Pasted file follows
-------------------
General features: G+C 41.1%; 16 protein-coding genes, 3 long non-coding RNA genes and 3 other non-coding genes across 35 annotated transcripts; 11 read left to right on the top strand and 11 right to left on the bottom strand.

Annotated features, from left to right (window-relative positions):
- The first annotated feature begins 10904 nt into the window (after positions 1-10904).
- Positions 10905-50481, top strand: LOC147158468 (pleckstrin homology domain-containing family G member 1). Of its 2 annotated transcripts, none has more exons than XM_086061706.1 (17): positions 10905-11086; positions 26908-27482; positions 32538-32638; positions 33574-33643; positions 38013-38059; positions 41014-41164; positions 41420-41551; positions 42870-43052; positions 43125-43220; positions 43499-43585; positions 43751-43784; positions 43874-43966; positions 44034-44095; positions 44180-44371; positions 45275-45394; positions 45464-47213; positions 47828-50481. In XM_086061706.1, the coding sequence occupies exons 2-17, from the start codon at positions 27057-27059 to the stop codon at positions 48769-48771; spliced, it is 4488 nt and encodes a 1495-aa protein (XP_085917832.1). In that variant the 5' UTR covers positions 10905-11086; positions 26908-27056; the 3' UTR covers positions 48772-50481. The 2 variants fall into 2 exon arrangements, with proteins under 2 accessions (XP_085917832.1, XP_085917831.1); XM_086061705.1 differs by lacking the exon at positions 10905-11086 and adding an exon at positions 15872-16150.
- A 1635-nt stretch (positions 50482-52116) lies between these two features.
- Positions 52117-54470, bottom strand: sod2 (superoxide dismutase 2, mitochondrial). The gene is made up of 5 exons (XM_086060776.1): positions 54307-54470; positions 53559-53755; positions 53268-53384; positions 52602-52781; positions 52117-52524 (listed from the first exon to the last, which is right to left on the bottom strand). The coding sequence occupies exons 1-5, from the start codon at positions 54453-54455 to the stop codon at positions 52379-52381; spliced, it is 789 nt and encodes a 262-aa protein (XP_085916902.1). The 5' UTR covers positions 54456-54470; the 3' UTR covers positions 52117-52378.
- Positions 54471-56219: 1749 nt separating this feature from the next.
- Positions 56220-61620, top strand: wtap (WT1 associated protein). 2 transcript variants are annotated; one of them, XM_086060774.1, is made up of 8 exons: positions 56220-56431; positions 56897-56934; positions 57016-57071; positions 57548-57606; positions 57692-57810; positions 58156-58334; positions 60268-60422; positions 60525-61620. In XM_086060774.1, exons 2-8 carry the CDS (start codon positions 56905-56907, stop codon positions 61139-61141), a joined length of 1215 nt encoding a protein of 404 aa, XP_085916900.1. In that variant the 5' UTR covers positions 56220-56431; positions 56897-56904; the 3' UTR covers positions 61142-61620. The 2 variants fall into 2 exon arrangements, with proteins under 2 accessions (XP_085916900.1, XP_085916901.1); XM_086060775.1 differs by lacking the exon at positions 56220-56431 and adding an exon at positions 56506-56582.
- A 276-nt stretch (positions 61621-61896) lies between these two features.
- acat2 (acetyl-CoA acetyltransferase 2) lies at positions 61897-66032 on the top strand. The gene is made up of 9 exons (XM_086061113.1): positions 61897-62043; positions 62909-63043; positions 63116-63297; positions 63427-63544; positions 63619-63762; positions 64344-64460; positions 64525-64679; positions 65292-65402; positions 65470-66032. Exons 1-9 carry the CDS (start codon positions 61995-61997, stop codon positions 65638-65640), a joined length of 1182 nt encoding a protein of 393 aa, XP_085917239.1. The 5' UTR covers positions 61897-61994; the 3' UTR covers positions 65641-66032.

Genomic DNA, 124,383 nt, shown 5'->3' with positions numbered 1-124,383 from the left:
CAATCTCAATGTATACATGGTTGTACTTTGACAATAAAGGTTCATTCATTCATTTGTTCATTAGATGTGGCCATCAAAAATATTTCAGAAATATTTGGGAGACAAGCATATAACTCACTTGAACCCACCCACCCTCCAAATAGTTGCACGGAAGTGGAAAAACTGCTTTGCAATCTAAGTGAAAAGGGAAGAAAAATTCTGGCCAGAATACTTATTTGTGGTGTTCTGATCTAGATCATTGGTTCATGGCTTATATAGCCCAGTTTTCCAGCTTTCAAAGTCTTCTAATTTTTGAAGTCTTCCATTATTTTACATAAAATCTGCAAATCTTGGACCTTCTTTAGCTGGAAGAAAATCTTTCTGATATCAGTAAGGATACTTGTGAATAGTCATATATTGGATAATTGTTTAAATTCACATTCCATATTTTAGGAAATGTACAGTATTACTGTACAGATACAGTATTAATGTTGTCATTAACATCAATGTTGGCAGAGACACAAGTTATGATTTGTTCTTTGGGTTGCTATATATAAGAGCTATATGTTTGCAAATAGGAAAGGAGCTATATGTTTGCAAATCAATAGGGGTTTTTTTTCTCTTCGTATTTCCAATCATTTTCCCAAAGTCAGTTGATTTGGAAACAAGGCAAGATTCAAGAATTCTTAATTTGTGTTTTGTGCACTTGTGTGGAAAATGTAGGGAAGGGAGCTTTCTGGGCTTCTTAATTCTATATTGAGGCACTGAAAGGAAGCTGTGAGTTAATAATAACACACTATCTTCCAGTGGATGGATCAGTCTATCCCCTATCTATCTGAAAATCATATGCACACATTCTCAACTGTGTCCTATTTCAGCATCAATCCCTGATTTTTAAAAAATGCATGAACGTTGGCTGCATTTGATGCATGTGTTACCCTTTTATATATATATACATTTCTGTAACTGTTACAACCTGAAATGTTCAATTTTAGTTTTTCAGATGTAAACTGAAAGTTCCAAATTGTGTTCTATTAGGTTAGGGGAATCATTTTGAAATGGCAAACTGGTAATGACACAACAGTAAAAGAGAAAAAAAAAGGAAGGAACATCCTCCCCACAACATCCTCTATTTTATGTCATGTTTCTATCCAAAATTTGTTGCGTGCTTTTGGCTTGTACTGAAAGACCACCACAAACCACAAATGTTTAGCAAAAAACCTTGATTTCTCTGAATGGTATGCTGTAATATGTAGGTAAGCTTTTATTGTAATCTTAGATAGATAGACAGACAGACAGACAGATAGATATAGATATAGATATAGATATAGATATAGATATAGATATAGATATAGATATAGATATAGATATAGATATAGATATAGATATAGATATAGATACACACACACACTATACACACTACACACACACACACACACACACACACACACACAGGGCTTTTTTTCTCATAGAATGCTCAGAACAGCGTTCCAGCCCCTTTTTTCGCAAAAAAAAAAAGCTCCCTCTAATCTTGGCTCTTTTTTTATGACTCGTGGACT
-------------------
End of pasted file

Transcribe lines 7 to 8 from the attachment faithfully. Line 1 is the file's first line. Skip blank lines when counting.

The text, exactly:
- Positions 54471-56219: 1749 nt separating this feature from the next.
- Positions 56220-61620, top strand: wtap (WT1 associated protein). 2 transcript variants are annotated; one of them, XM_086060774.1, is made up of 8 exons: positions 56220-56431; positions 56897-56934; positions 57016-57071; positions 57548-57606; positions 57692-57810; positions 58156-58334; positions 60268-60422; positions 60525-61620. In XM_086060774.1, exons 2-8 carry the CDS (start codon positions 56905-56907, stop codon positions 61139-61141), a joined length of 1215 nt encoding a protein of 404 aa, XP_085916900.1. In that variant the 5' UTR covers positions 56220-56431; positions 56897-56904; the 3' UTR covers positions 61142-61620. The 2 variants fall into 2 exon arrangements, with proteins under 2 accessions (XP_085916900.1, XP_085916901.1); XM_086060775.1 differs by lacking the exon at positions 56220-56431 and adding an exon at positions 56506-56582.